Great info to post, Lethe! Thank you. BillBRNC, yes, tai chi does provide real exercise if it is done correctly. It also leads the body to develop muscle memory that frees the mind and aids in relaxation. It does not lessen the need for cardiovascular exercise, though. And, yes, it is an ideal pursuit for couples. In every tai chi class in which I have participated, there was at least one married couple enrolled. It is an activity in which men and women seem to have equal ability.
  13. Glad you are doing better, Linda! Luke, I like your tone. When I first saw this thread on the forum, I had no idea it would turn into one of the most entertaining of all! In state-run organizations (such as the high schools in which I once taught) I was unyielding in observing a strict separation of religions and general education. But this forum is not state-run and its threads not mandatory reading for pwp. Although I do not label myself "Christian," those who find Christianity helpful in their self-treatment are welcome to their own thread as far as I am concerned. They are not proselytizing if I am not reading. Like Luke, I say . . . carry on!
  14. Anybody Find Tai Chi To Be Helpful?

    I can offer one more recommendation for studying tai chi. This is my sixth year, and I have moved into the advanced class, where I am now learning the 103-movement form. Prior to this I learned and practiced for several years the basic 24-movement form. I am the only pwp in my class of 16 people. Sometimes I have a day of poor balance. But for the most part I can do everything the others can do. As others have said here, tai chi is beneficial to body and mind or spirit. Although it is exercise, it is relaxing as well. Best wishes, J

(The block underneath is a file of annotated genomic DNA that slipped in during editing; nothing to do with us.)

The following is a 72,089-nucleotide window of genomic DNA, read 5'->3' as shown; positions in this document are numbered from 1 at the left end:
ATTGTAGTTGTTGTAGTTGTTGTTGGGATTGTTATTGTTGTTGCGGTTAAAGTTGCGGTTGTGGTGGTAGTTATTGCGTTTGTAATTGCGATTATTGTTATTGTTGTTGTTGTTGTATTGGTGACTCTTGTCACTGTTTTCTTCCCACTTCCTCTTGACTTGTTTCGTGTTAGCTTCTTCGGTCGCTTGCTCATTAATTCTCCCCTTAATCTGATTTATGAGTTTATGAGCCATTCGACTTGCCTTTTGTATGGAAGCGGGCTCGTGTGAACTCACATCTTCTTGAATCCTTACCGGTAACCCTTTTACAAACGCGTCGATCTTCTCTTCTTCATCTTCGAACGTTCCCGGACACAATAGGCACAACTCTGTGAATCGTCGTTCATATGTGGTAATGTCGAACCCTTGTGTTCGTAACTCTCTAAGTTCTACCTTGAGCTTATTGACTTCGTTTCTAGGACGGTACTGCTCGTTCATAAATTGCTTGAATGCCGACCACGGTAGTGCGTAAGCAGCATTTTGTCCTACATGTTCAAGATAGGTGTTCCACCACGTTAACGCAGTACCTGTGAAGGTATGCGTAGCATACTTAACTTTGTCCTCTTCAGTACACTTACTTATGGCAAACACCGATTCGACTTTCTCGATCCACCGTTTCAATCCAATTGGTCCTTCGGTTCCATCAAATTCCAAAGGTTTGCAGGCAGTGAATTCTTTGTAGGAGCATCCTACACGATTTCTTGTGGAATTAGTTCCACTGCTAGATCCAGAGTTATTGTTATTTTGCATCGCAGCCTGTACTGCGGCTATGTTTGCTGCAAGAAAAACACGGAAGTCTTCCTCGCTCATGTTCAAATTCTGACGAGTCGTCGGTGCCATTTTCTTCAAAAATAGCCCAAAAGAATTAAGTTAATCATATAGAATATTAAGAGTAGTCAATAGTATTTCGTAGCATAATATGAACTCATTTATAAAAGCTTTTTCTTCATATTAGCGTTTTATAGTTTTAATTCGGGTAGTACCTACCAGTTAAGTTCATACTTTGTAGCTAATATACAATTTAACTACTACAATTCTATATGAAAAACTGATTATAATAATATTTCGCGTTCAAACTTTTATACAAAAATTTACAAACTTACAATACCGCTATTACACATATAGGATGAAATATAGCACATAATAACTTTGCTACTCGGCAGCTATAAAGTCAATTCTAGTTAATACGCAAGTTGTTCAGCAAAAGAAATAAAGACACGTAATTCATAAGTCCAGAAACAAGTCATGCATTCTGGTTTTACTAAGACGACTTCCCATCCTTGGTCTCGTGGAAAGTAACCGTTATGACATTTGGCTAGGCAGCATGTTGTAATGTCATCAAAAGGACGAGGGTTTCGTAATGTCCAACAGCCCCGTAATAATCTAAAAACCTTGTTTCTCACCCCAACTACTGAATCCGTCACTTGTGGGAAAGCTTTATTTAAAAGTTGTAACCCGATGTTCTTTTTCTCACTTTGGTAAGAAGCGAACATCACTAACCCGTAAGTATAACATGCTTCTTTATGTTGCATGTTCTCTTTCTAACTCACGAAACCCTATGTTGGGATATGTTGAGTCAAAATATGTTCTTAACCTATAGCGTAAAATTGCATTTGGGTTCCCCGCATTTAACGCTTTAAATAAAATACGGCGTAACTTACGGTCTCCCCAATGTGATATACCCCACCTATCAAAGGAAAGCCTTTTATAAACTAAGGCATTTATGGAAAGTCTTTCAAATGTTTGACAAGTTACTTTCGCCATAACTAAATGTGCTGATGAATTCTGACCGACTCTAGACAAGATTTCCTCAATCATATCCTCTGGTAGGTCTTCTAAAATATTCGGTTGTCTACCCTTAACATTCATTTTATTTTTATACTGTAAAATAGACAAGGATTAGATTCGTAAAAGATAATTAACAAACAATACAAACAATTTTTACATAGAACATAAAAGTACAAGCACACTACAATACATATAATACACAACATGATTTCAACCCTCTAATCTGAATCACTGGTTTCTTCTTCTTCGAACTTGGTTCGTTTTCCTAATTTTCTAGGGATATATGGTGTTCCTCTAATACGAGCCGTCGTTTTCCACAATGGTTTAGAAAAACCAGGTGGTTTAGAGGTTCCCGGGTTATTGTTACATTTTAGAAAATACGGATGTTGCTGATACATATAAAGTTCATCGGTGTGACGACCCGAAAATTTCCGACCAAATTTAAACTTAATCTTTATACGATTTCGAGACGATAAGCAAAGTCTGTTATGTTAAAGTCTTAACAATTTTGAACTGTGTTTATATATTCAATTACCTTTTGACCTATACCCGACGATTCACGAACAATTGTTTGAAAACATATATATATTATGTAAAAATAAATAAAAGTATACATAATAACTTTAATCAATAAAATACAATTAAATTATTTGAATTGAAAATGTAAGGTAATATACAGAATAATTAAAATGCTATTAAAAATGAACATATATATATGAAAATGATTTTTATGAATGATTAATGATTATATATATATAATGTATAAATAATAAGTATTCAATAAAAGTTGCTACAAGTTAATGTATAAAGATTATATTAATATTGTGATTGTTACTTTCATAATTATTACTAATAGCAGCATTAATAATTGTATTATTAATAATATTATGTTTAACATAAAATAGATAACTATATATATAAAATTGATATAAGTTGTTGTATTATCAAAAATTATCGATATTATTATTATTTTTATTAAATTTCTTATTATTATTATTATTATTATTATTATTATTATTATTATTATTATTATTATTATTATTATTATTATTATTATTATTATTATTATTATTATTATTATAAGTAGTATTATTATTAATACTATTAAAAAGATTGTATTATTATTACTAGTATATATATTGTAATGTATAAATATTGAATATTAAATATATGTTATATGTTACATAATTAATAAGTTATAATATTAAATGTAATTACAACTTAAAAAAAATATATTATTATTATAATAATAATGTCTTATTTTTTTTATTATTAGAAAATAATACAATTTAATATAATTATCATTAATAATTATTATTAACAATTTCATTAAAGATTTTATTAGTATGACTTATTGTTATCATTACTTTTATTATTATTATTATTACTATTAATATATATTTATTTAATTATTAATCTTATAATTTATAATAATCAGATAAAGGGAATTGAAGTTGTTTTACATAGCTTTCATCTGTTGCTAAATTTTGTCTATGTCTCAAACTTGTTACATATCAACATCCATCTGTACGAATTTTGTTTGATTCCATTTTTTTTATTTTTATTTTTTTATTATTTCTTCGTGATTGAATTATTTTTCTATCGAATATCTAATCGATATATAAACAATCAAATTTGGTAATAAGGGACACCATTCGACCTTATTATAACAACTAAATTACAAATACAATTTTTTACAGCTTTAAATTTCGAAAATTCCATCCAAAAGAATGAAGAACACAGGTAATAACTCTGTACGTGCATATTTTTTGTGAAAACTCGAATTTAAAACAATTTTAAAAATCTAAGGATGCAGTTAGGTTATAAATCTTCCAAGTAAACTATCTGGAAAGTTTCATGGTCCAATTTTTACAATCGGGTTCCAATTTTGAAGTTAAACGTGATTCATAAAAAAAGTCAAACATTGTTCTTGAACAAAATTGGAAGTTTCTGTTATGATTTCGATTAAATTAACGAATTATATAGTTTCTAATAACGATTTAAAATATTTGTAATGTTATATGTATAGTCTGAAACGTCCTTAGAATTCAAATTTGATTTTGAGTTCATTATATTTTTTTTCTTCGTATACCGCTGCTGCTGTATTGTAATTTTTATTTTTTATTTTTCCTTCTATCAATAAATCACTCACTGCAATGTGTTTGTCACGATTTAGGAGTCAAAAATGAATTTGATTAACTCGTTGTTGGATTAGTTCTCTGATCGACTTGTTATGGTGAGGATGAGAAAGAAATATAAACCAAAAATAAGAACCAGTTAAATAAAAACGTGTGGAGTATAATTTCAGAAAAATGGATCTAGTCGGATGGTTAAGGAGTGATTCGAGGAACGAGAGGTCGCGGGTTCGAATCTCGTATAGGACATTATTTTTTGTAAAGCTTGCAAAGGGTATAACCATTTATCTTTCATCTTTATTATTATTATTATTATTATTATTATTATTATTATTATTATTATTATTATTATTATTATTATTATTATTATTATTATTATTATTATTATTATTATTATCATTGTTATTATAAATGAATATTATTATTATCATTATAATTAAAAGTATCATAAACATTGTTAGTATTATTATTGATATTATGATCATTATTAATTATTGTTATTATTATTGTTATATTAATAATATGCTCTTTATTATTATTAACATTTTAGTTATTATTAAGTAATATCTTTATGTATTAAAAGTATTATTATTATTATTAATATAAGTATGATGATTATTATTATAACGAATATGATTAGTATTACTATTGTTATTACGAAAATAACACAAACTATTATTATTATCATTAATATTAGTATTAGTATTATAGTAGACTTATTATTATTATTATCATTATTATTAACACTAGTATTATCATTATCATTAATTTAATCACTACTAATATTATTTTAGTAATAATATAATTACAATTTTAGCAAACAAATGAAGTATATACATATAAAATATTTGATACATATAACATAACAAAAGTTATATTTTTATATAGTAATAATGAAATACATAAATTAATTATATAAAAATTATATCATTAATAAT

15. Drifting from myself......

    Hello, Gypsy Gold -- It's 7:30 A.M. where I am, near Portland, Oregon. The first thing I read this morning was your post, and I felt compelled to answer, though I shall perhaps be of no real help. You are young to be facing such daunting health issues. I was 56 when I was diagnosed with PD. Although I'm now 71, I still remember vividly the fear that pierced me when I heard the official confirmation of my self-diagnosis. The most terrifying element is hearing "progressive disease." The idea that things will only get worse is indescribably distressing. However, your diagnosis isn't even complete yet, and I see at least two encouraging signs. Though you say speech is difficult, you certainly write well! (And that's from a former teacher of literature and composition.) Your mind is obviously functioning clearly and well. You mention that when you've got your "meds working right," you feel more like your old self. That is greatly encouraging! It means there are medications that can help relieve your symptoms, a fact not everyone can claim. It may take you and your doctors time to experiment, but perhaps once you have a definite diagnosis, you will find the right dosages and combination of drugs to reclaim more of your former self. Your reference to "the deep, dark waters" was very touching and reminiscent for me. But try to keep your hopes up; in my case, once I found the right medications, things got better rather than worse. You do have a support network if you choose it here on the forum. There are others who have lived through the horrors you are undergoing now, and they will respond to your post, probably with more practical suggestions than I have been able to provide. But I'll be thinking of you and hoping that your diagnosis will guide you toward effective treatment and brighter skies. Sincere best wishes, J